6. Go to our SequenceCoroutineTutorial component on the LowPolyMan and drag the Animation Name object into the Text field we just added to the script.

Now in Play Mode we will be able to see the name of the animation being played.

Remember to exit Play Mode after you are done looking.

Animation Durations

Giving every animation the same arbitrary duration is clearly not the best way to do things because each animation can have a different length. Fortunately, since we have the AnimationClips, we have direct access to their lengths so we could change the WaitForSeconds instruction to use that instead of a constant 1:

Play(i);
yield return new WaitForSeconds(_Animations[i].length);

That would definitely get the job done for this situation, but it is not necessarily the best way to do it. For example, if something else started a different animation or changed the speed of this one, the coroutine would still be waiting for the original fixed amount of time.

Instead, we can change our Play method to return the AnimancerState it gets from _Animancer.Play and use that state as the yield instruction. This will wait until that state either reaches the end or stops playing for any reason, including any interruptions, speed changes, or even direct manipulation of its Time property:

private AnimancerState Play(int index)
{
    var animation = _Animations[index];
    _Text.text = animation.name;
    return _Animancer.Play(animation);
}

...

var state = Play(i);
yield return state;

The full script now looks like this:

using Animancer;
using System.Collections;
using UnityEngine;
using UnityEngine.UI;

public sealed class SequenceCoroutineTutorial : MonoBehaviour
{
    [SerializeField] private AnimancerComponent _Animancer;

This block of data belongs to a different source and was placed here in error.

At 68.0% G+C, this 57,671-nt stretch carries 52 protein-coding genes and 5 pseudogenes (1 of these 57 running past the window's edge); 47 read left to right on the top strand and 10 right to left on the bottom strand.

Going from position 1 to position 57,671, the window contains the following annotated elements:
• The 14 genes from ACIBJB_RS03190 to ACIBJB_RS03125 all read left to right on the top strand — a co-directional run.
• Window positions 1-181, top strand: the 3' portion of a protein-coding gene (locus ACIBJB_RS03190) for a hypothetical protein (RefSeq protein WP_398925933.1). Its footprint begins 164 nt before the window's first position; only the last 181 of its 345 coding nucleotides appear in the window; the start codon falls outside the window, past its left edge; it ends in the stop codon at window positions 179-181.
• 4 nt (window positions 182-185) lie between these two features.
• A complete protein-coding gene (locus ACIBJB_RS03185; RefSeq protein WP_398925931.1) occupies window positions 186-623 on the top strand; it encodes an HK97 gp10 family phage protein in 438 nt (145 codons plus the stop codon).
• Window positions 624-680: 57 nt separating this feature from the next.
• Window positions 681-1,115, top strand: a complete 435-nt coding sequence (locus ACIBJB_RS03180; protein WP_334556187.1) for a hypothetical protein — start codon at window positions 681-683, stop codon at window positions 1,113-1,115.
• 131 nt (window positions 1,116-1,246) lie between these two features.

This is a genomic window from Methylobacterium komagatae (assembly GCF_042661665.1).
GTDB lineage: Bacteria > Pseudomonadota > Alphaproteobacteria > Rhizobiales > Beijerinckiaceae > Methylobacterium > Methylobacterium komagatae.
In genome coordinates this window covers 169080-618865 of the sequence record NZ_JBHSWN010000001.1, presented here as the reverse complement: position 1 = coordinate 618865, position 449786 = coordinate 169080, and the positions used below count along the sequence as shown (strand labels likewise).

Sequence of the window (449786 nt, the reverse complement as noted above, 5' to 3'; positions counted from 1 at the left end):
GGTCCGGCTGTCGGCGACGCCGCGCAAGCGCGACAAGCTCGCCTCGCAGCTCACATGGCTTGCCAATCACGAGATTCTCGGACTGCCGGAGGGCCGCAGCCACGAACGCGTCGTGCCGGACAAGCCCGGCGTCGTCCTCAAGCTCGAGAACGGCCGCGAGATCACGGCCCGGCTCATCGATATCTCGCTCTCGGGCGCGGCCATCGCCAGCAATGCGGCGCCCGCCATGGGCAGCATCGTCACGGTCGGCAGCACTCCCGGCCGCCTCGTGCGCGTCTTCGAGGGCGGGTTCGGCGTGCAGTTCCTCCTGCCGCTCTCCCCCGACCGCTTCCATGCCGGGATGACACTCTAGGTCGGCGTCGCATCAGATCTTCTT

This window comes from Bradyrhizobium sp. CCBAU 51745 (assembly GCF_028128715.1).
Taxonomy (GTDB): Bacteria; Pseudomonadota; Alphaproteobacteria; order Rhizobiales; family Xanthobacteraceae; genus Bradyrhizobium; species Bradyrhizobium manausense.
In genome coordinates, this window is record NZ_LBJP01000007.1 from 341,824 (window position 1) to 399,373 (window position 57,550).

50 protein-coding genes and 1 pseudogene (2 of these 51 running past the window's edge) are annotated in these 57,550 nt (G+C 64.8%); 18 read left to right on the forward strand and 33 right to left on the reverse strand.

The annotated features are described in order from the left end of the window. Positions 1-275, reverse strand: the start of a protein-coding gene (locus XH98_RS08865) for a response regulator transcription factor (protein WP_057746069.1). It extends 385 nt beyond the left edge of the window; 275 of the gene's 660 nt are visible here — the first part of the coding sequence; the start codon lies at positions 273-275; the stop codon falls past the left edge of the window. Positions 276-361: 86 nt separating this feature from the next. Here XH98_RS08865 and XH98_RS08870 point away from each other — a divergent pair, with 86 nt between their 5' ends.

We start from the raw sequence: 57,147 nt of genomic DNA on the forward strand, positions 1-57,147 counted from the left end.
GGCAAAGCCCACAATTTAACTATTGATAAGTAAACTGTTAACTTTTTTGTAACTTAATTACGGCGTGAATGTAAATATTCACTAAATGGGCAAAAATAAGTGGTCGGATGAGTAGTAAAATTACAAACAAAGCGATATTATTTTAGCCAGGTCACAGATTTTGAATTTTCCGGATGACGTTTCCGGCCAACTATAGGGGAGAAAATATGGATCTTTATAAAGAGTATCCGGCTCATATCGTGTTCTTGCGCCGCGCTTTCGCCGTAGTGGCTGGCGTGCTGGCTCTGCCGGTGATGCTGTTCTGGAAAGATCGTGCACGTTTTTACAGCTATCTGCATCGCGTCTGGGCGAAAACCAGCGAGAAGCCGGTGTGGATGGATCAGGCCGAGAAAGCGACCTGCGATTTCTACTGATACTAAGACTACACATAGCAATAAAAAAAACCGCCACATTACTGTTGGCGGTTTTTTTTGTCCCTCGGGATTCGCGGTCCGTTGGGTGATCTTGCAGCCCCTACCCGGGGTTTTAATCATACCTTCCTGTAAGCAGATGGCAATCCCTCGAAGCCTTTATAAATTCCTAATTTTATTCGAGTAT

[SerializeField] private TextMesh _Text;
    [SerializeField] private AnimationClip[] _Animations;

    private void OnEnable()
    {
        Play(0);
    }

    public void PlaySequence()
    {
        StopAllCoroutines();
        StartCoroutine(CoroutineAnimationSequence());
    }

    private IEnumerator CoroutineAnimationSequence()
    {
        for (int i = 1; i < _Animations.Length; i++)
        {
            var state = Play(i);
            yield return state;
        }

        Play(0);
    }

    private AnimancerState Play(int index)
    {
        var animation = _Animations[index];
        _Text.text = animation.name;
        return _Animancer.Play(animation);
    }
}

And if we try it in Play Mode, this time it will play through each animation fully.

Remember to exit Play Mode after you are done looking.

Alternate Loop Duration

Playing through each animation once works well for non-looping animations like GolfSwing, but not so well for looping ones. Walk and Run only play one step with each foot and GolfSwingReady only shows for a brief moment since it is not much more than a stationary pose.

So let's add another field to specify the duration to show looping animations.